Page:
The International Monetary Fund (IMF) has projected India’s economy to grow to 7 percent in 2020 after downgrading it to 6.1 percent this year, it’s Chief Economist Gita Gopinath told an Indian TV Channel, NDTV.“ It’s a little less optimistic than we were a few months ago. It’s down .50 percent from our previous forecast”.

 

 

The IMF’s higher projection for India’s economic growth for 2020 comes amid severe stress in key sectors in India, from manufacturing to finance, and concerns about the weakening lending abilities of small financial institutions that give a bulk of loans to consumers.

 

“India got hit on many fronts (in 2019). We think of this (slowdown) as a cyclical downturn. We have downgraded India’s growth significantly for 2019 to 6.1 percent. However, we are projecting it back to 7 percent in 2020,” She said.

 

“There is a weakness in rural income growth. There are issues with the non-banking financial sector, “she said, adding some “regulatory uncertainties” continue to hurt the auto and real estate sectors. “These factors have led to weakness in the domestic economy, both on investment and consumption,” IMF Executive opines.

 

 

JP Mogan chairman and CEO Jamie Dimon are reported to have said that the GDP growth numbers in China and India were not terrible. He says China is growing at 5.5 percent and India 5.6, actually, 5 per percent US is 2 percent, Europe is 1 percent and the globe is 2.7 to 2.8 percent. He calls for greater coordinated action between policymakers and central banks across the globe in the current situation.

 

 

As per RBI, in the third bi-monthly resolution of August 2019, CPI inflation was projected at 3.1 percent for Q2:2019-20, 3.5-3.7 percent for H2:2019-20 and 3.6 percent for Q1: 2020-21 with risks evenly balanced. The actual inflation outcomes for Q2 so far (July-August) at 3.2 percent have been broadly in line with these projections.

 

It says going forward, several factors are likely to shape the inflation trajectory. First, the outlook for food inflation has improved considerably since the August bi-monthly policy.

 

 

Kharif production is estimated at close to last year’s level, auguring well for the overall food supply situation. Vegetable prices may remain elevated in the immediate months but are likely to moderate as winter supplies enter the market. Prices of pulses are expected to remain contained by adequate buffer stocks. Secondly, forward-looking surveys conducted by the Reserve Bank point to weak demand conditions persisting, with indications of softening of output prices in Q3:2019-20.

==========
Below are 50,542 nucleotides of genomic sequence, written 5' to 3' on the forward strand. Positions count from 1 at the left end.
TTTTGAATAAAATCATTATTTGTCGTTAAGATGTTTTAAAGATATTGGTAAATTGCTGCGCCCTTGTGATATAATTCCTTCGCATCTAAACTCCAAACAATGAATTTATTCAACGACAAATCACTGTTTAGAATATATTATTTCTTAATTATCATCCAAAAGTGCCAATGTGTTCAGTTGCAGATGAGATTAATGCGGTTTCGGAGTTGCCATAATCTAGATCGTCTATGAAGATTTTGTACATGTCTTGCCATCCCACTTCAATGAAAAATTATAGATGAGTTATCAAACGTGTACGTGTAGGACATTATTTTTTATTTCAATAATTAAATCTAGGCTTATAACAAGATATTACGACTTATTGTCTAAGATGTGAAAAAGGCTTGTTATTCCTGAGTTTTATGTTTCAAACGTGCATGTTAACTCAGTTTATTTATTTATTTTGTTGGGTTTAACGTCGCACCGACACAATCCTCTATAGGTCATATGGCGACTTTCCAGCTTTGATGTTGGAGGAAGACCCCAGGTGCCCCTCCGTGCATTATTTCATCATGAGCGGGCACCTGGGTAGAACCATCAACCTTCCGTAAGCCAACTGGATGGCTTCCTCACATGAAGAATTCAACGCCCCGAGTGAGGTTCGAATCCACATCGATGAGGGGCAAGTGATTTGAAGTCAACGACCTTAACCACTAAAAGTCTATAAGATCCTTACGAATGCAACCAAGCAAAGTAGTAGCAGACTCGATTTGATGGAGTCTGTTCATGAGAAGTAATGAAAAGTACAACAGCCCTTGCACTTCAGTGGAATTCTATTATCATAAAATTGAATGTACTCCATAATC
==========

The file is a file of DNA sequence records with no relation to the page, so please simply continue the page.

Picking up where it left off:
Accordingly, price pressures in CPI excluding food and fuel are likely to be muted. Thirdly, crude oil prices may remain volatile in the near-term; while global demand is slowing down, the persisting geopolitical uncertainties pose some upside risks to the inflation outlook. Fourthly, three-month and one-year ahead inflation expectations of households polled by the Reserve Bank have risen in the current round reflecting near-term price pressures.

 

Finally, financial markets remain volatile with currencies of several emerging market economies trading with a depreciating bias in the recent period. Taking into consideration these factors and the impact of recent policy rate cuts, the CPI inflation projection is revised slightly upwards to 3.4 percent for Q2:2019-20, while projections are retained at 3.5-3.7 percent for H2:2019-20 and 3.6 percent for Q1:2020-21, with risks evenly balanced.

 

Turning to the growth outlook, real GDP growth for 2019-20 in the August policy was projected at 6.9 percent – in the range of 5.8-6.6 percent for H1:2019-20 and 7.3-7.5 percent for H2 – with risks somewhat tilted to the downside; GDP growth for Q1:2020-21 was projected at 7.4 percent. GDP growth for Q1:2019-20 was significantly lower than projected. Various high-frequency indicators suggest that domestic demand conditions have remained weak.

 

The business expectations index of the Reserve Bank’s industrial outlook survey shows muted expansion in demand conditions in Q3. Export prospects have been impacted by slowing global growth and continuing trade tensions. On the positive side, however, the impact of monetary policy easing since February 2019 is gradually expected to feed into the real economy and boost demand.

 

According to the federal bank, several measures announced by the Government over the last two months are expected to revive sentiment and spur domestic demand, especially private consumption. Taking into consideration the above factors, real GDP growth for 2019-20 is revised downwards from 6.9 per cent in the August policy to 6.1 per cent – 5.3 per cent in Q2:2019-20 and in the range of 6.6-7.2 per cent for H2:2019-20 – with risks evenly balanced; GDP growth for Q1:2020-21 is also revised downwards to 7.2 percent.